Kitty's Encomiums and Execrations

Methodology: each week (this is the 42nd) three countries are given encomiums and three are given execrations. Those are the entries below with descriptive links. In the following week, each encomium counts as 1 for that country, and each execration counts as – 1, being added to that country's existing score. Over time, therefore, a ranking will build up for each country, and further countries will join the listing. Germany has a neutral ranking, since in the second week it had an execration and in the first week it had an encomium, leaving it at neutral; then it had an execration in week four, thus dropping to – 1, and another one in week six, dropping to – 2; finally in week 13 it got something right, so it went back up to – 1; then in week 16 it gained a further star, so then it was in neutral territory until week 23 when it dropped back to minus one, but reverting to neutral territory in the following week..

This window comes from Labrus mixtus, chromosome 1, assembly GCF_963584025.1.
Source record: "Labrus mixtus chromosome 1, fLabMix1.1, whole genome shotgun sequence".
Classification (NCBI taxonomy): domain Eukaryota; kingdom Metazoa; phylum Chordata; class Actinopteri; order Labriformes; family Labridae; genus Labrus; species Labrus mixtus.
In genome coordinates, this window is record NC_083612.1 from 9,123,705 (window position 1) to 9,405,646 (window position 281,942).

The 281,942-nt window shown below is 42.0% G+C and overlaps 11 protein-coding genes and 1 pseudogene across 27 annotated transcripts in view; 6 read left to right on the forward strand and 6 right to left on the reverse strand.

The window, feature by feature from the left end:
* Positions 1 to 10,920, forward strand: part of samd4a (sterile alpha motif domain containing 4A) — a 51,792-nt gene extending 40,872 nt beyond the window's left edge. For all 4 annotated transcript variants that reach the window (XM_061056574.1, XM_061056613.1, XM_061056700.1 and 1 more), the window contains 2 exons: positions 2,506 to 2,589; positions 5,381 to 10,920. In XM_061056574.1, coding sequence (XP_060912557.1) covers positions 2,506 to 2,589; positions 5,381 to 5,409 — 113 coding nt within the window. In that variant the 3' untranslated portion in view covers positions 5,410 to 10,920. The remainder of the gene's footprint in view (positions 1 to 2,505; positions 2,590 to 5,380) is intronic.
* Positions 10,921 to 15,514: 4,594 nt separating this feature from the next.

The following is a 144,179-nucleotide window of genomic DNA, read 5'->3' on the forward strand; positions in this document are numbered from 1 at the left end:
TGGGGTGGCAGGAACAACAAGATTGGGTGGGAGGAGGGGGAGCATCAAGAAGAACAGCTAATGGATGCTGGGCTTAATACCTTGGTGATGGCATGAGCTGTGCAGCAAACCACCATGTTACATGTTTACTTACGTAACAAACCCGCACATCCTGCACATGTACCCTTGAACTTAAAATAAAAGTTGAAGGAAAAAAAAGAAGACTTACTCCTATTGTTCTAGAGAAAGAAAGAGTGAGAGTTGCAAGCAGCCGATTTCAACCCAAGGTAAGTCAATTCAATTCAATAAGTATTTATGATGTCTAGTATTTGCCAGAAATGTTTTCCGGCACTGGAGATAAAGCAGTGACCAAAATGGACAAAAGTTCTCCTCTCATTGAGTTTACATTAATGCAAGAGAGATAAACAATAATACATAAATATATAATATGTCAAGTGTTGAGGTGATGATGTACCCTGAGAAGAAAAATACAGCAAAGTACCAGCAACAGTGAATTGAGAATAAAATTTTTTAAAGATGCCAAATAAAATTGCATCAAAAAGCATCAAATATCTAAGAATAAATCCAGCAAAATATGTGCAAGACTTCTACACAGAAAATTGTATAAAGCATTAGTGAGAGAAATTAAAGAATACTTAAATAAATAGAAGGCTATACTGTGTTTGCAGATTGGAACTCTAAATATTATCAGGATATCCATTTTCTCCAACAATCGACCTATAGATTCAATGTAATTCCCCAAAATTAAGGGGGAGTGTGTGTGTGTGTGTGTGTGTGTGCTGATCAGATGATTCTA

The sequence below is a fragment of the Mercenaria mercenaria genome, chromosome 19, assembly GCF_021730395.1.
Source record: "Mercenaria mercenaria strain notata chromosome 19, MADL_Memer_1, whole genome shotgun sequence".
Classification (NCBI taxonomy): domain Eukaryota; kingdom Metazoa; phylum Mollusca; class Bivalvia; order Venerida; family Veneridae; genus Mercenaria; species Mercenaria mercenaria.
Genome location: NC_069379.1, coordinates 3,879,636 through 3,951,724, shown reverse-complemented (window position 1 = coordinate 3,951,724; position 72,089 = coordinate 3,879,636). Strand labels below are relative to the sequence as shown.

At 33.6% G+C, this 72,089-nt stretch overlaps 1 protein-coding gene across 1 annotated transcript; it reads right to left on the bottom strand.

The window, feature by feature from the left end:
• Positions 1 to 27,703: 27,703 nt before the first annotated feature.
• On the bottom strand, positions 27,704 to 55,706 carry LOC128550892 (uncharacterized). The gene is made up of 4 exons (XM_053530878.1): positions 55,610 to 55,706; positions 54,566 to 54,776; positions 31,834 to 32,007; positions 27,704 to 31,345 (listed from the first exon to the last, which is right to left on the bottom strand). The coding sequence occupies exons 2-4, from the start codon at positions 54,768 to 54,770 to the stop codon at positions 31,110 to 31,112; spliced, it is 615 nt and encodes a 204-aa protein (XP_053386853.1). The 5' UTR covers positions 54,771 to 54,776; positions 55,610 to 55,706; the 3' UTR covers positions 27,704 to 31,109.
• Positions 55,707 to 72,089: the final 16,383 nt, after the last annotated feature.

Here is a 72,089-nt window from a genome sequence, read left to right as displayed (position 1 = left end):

The rankings are intended to be a proxy for business friendliness; evidently they are highly partisan, but as time goes by they are becoming useful for decision-making. For any country in negative territory, you should think carefully before starting a business there.

Kitty's Encomiums:

Cyprus gets another chance

France helps business, really

Greece lands a big fish

And Kitty's Execrations:

Bermuda on the road to ruin

India disappoints

Italy at the crossroads





About the Author

Kitty Miv, Editor

Kitty was born in Argentina in 1960 to a Scottish cattle rancher and his Argentine wife. Educated in Edinburgh and at Princeton, Kitty worked for the World Bank as an economist, where she met and married an emigre Iranian banker. During her time with the Bank, Kitty worked in a number of emerging markets, including a spell in the ex-USSR as a Transition Economies Team Leader. Kitty is now a consultant in Brussels and has free-lance writing relationships with a number of prominent economic publications. kitty@lowtax.net